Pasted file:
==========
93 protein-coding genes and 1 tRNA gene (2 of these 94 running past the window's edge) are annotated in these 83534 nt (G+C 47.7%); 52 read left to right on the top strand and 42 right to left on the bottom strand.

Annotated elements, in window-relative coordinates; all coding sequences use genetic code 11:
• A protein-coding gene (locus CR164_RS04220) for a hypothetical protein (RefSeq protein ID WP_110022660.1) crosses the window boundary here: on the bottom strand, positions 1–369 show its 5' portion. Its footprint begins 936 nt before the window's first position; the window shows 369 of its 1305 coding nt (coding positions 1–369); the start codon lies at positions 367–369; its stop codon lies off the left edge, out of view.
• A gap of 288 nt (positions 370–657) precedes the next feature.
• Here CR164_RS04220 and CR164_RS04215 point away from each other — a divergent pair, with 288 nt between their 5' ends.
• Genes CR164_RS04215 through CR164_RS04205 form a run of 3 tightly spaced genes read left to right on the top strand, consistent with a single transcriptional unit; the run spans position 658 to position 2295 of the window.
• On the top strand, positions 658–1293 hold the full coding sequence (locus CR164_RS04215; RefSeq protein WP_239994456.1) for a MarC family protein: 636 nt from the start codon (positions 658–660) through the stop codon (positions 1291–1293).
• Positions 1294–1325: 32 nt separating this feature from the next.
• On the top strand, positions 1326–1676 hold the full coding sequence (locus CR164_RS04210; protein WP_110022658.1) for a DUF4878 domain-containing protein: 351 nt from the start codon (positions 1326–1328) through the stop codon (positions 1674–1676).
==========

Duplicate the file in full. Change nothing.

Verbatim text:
93 protein-coding genes and 1 tRNA gene (2 of these 94 running past the window's edge) are annotated in these 83534 nt (G+C 47.7%); 52 read left to right on the top strand and 42 right to left on the bottom strand.

Annotated elements, in window-relative coordinates; all coding sequences use genetic code 11:
• A protein-coding gene (locus CR164_RS04220) for a hypothetical protein (RefSeq protein ID WP_110022660.1) crosses the window boundary here: on the bottom strand, positions 1–369 show its 5' portion. Its footprint begins 936 nt before the window's first position; the window shows 369 of its 1305 coding nt (coding positions 1–369); the start codon lies at positions 367–369; its stop codon lies off the left edge, out of view.
• A gap of 288 nt (positions 370–657) precedes the next feature.
• Here CR164_RS04220 and CR164_RS04215 point away from each other — a divergent pair, with 288 nt between their 5' ends.
• Genes CR164_RS04215 through CR164_RS04205 form a run of 3 tightly spaced genes read left to right on the top strand, consistent with a single transcriptional unit; the run spans position 658 to position 2295 of the window.
• On the top strand, positions 658–1293 hold the full coding sequence (locus CR164_RS04215; RefSeq protein WP_239994456.1) for a MarC family protein: 636 nt from the start codon (positions 658–660) through the stop codon (positions 1291–1293).
• Positions 1294–1325: 32 nt separating this feature from the next.
• On the top strand, positions 1326–1676 hold the full coding sequence (locus CR164_RS04210; protein WP_110022658.1) for a DUF4878 domain-containing protein: 351 nt from the start codon (positions 1326–1328) through the stop codon (positions 1674–1676).